Every other Tuesday night, a group of 8-12 people gather at our house. We start with hanging out, then we read some prayers, then we do our LSD.
Before you jump to any conclusions, LSD is the acronym we’ve chosen that stands for LIFE SITUATION for DISCERNMENT. Each time we meet, one person shares a situation in their lives about which they want the group’s discernment. They share briefly about the situation, then we study a passage of the Bible, then we come back to the person’s LSD and ask how the passage we just studied might connect. We listen more, pray, ask questions, and try to discern what God might be doing. Sometimes the process leads to a decision, sometimes to tears, and other times to some shifts in how to conceive of the situation. Focusing on one person’s LSD helps us have a pretty deep process around one person about what is most important for them.
My observation is that doing this kind of thing is fairly unusual. I think it is because we’ve lost the art of interdependence. We’re expected to figure out our lives either on our own, possibly with our immediate family, or with paid professionals.
I’ve been on both sides of the LSD; presenting my own situation and also listening to others’. It is a vulnerable thing to bring a tender and important part of my life to a group of people like this. But the pay-off is that I am not alone. My family is not an independent entity. We belong to other people and other people belong to us. It is our attempt to live life in a connected community.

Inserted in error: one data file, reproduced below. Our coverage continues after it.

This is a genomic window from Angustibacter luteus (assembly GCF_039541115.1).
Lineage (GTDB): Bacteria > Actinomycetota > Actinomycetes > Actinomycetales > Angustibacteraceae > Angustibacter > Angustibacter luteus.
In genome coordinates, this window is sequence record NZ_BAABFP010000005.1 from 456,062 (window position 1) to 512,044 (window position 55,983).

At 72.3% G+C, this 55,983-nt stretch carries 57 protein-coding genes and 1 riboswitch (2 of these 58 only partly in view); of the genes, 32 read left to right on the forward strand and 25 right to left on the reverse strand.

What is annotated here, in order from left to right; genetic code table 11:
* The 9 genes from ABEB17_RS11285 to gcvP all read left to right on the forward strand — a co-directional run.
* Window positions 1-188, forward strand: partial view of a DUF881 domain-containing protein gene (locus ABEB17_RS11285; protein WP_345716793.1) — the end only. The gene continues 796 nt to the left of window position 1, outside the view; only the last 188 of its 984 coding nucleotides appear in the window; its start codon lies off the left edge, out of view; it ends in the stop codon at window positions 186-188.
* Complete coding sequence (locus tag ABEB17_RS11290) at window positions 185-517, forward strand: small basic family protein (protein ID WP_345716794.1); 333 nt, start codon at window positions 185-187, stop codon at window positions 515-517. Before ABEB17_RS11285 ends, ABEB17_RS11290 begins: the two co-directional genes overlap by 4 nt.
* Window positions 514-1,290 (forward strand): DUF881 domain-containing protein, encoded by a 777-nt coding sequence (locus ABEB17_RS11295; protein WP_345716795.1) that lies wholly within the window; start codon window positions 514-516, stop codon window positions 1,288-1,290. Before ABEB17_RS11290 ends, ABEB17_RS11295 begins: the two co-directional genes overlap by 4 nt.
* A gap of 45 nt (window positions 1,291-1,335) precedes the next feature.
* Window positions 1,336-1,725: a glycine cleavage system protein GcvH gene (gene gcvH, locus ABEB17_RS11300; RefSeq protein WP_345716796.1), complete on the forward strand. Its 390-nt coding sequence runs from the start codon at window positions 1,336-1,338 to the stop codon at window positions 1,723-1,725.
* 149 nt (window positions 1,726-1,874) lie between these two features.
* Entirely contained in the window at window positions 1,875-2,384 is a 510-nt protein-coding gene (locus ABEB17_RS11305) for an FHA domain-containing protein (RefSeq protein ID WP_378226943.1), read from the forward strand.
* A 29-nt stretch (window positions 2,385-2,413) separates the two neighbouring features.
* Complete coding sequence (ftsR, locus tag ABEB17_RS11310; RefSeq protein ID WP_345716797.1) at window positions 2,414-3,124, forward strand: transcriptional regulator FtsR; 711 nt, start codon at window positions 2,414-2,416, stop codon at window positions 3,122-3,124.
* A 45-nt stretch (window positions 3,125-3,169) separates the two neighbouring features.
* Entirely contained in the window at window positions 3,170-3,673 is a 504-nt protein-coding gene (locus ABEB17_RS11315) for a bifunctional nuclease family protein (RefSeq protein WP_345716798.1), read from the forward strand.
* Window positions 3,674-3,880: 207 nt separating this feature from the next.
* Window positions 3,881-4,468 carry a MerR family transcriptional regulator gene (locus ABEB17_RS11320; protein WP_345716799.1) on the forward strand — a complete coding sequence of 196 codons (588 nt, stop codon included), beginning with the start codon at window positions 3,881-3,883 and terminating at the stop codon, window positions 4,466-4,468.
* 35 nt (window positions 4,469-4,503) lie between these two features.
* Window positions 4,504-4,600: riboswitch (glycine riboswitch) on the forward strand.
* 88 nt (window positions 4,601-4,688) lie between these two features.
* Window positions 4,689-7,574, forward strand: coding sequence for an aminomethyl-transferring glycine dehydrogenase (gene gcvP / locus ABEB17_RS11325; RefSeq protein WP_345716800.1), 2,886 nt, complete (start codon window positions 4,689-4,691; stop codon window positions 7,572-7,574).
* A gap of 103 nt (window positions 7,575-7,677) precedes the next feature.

Where did we lose the art of interdependence? Most of us played on sports teams, did ropes courses, or a trust walk or two, so what happened? When did being an adult become an exercise in doing everything alone? I think we’ve been sold a bill of goods. We’ve been convinced that if we’ve arrived that we have within ourselves all the perspective that we need, when actually, who can claim that? With humility about this, perhaps we can begin to carve out places for LSD’s and build a growing culture of interdependence. And maybe, just maybe, that is a more genuine expression of true adulthood.
What are your attempts at interdependence in your life? What are the blocks?